The drawback of this picking hand position, is the impact it has on your pick attack. If your hand is resting on your guitar, then you will struggle to play with a heavy pick attack. This requires a forceful motion and it is difficult to generate that much force by just using your wrist to strike the strings.

Using a heavy pick attack isn’t always necessary, but it is important to be able to adjust your pick attack when needed. So becoming too reliant on always resting your hand on the bridge could somewhat limit your dynamic range.

The second limitation of this picking hand position, is that your tones will be slightly brighter and sharper. This isn’t strictly a negative, but it is a consideration. Too much treble will make your guitar sound thin and tinny. There are also certain guitars – like Fender Strats – which are naturally bright sounding anyway. So adding more treble to your sound is probably a bad idea.

Tone vs. Playability

The alternative option, is the picking hand position that I generally favour. This is where your hand floats above the strings and you place it closer up towards the neck of your guitar.

If you bring your hand away from the side of the guitar, it is suddenly freed up. This allows you to strike each string with more force. If you want a heavy string attack and more bite to your tone, then this hand placement will help. Just watch this clip of Stevie Ray Vaughan. When he gets into the flow of the intro solo, he moves his picking hand up towards the neck and away from the body of the guitar.

Vaughan got his signature tones by striking his guitar strings hard. With his hand freed up he can generate force using his whole arm. It’s difficult to do that when you just hinge from your wrist.

Playing closer towards the neck pick up is also a way to instantly make your tone sound beefier. When you play in this position, your tone will be darker and sound thicker. You can see that at the beginning of this clip of Jimi Hendrix playing Red House. Hendrix shifts his picking hand right up to the neck to get that sound. It’s unlikely that you’ll want that sound all of the time. But for a thick and heavy blues tone, it’s a good place to start.

Overall, the cons of this picking hand position are the reverse of the benefits you get when resting your hand on the bridge.

It is a more physically taxing playing position. Your hand isn’t resting on anything and you can’t control your pick attack with your wrist. You have to involve your forearm and elbow to strike the strings.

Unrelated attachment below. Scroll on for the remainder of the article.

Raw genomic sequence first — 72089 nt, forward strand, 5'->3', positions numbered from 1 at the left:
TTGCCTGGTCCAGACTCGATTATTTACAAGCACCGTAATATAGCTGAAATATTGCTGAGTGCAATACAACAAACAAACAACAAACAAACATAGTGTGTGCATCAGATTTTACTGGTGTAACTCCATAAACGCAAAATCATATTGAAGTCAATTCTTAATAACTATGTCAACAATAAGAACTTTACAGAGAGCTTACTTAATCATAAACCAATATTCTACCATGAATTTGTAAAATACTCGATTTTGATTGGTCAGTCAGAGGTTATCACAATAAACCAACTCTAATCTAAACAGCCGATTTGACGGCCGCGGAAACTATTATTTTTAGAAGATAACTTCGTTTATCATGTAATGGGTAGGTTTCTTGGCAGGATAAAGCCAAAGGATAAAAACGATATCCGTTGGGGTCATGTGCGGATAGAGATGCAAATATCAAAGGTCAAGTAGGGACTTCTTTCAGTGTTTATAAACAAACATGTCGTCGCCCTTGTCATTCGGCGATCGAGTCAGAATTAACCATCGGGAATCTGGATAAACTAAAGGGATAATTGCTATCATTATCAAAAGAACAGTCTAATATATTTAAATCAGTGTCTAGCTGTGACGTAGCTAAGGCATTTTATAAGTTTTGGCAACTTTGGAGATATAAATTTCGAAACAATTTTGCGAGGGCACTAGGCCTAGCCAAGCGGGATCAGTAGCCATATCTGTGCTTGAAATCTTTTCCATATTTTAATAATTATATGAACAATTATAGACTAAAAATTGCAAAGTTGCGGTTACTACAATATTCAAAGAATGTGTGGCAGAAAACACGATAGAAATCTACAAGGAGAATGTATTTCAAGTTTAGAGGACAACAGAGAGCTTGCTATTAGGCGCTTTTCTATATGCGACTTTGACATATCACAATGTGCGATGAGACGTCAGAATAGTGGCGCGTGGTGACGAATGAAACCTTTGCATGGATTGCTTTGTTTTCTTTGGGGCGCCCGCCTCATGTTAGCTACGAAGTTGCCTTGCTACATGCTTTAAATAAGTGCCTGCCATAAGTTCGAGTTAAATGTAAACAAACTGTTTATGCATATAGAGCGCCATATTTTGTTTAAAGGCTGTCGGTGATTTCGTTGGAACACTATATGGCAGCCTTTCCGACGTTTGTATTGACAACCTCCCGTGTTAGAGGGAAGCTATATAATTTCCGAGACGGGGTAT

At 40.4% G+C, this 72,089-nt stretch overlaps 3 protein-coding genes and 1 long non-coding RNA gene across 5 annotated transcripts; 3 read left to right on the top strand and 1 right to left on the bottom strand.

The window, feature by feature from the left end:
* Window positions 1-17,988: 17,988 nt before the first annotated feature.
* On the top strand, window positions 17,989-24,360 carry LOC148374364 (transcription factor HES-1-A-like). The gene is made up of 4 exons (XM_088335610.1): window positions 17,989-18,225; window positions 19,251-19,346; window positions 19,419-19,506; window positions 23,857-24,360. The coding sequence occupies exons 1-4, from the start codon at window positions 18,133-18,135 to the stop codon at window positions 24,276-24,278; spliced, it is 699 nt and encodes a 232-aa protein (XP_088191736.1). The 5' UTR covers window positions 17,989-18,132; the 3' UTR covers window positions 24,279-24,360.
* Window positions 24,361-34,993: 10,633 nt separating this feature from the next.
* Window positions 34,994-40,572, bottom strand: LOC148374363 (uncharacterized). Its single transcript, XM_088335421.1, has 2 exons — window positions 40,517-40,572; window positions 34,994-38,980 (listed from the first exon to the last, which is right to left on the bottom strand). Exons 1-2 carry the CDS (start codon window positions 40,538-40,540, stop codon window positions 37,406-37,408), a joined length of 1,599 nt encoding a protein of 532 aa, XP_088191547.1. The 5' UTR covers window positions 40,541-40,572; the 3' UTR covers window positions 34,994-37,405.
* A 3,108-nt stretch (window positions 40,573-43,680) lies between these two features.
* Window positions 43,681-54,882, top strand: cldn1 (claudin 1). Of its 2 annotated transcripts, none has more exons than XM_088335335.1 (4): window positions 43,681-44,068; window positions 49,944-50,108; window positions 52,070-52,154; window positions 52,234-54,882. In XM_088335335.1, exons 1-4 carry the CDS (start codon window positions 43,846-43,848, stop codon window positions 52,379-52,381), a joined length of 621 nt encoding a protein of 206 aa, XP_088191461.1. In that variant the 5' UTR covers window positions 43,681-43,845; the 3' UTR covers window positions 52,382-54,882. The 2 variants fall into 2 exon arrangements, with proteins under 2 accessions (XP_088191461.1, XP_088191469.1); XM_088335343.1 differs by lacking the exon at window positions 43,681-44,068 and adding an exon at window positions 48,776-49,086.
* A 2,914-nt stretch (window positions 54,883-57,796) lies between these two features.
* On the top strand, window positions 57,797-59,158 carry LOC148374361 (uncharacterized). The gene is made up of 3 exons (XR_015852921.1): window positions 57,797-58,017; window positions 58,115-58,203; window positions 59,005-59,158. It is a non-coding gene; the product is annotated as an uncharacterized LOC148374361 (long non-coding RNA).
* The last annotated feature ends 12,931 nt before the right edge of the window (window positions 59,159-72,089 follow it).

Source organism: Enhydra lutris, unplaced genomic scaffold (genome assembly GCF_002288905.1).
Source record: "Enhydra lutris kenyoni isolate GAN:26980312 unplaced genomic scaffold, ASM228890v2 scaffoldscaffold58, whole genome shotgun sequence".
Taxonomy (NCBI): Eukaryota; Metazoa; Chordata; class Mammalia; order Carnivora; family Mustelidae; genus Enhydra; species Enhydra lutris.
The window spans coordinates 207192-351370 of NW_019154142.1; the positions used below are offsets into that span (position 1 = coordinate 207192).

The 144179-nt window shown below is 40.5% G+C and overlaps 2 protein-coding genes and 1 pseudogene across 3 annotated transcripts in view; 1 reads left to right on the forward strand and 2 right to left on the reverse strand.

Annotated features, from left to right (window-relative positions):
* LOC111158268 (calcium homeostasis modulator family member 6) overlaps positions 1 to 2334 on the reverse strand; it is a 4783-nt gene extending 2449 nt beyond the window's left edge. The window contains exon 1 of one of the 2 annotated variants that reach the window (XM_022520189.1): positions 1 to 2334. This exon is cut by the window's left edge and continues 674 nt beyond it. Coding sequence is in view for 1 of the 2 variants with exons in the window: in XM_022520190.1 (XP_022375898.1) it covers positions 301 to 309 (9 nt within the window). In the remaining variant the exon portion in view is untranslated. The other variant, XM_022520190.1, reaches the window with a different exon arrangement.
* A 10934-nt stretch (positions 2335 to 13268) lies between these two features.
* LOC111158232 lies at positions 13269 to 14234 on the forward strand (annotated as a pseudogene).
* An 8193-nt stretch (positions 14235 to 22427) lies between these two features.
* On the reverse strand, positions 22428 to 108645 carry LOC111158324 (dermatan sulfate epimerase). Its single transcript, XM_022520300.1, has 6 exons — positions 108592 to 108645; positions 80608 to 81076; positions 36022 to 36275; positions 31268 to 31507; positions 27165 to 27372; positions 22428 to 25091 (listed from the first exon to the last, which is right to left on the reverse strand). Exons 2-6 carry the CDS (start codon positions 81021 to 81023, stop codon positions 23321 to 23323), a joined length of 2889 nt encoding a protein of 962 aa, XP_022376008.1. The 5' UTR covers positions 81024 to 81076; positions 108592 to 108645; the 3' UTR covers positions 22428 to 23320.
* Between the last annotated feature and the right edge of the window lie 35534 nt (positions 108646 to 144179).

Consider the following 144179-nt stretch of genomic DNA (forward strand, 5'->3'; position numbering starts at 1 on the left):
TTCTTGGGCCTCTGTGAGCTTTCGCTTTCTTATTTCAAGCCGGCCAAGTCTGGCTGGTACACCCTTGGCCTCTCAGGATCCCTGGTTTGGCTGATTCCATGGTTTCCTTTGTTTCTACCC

It’s also more difficult to play at speed. As mentioned above, you can’t rely on small movements of the wrist to strike the strings. Bigger movements of your forearm and elbow are more cumbersome, so playing quicker is more of a challenge.

Finally, when your hand is close to the neck, it’s further away from the tone and volume controls. This poses a challenge if you want to adopt this picking hand position and also adjust your volume and tone controls. It isn’t an insurmountable, but will require practice to move quickly between the two positions.

Some Closing Thoughts…

Ultimately, your picking hand position is a matter of personal preference. What’s important, is that you recognise that your choice has implications for both your tone and the playability of your guitar. Naturally, I feel more comfortable with my picking hand close to the neck of my guitar. But I’ll alter this if I’m playing a particularly fast song or if I want to make a subtle change to my tone.

Appreciating these nuances is key to being a competent blues guitarist. Your picking hand position may  seem fairly insignificant. But it is in fact very useful to have an awareness of how altering this changes both your tone and the way you interact with your guitar.


References

Guitar Tricks

Images

Unsplash, UnsplashSeymour Duncan, Unsplash

Comments

  • Another great and informative article., which makes me interested in something about which I know nothing. Makes me wish I could play the guitar!

    • Thanks very much for the kind words Jack, I really appreciate it. As for wishing you could play… it’s never too late to get started!

Leave a Reply

Your email address will not be published.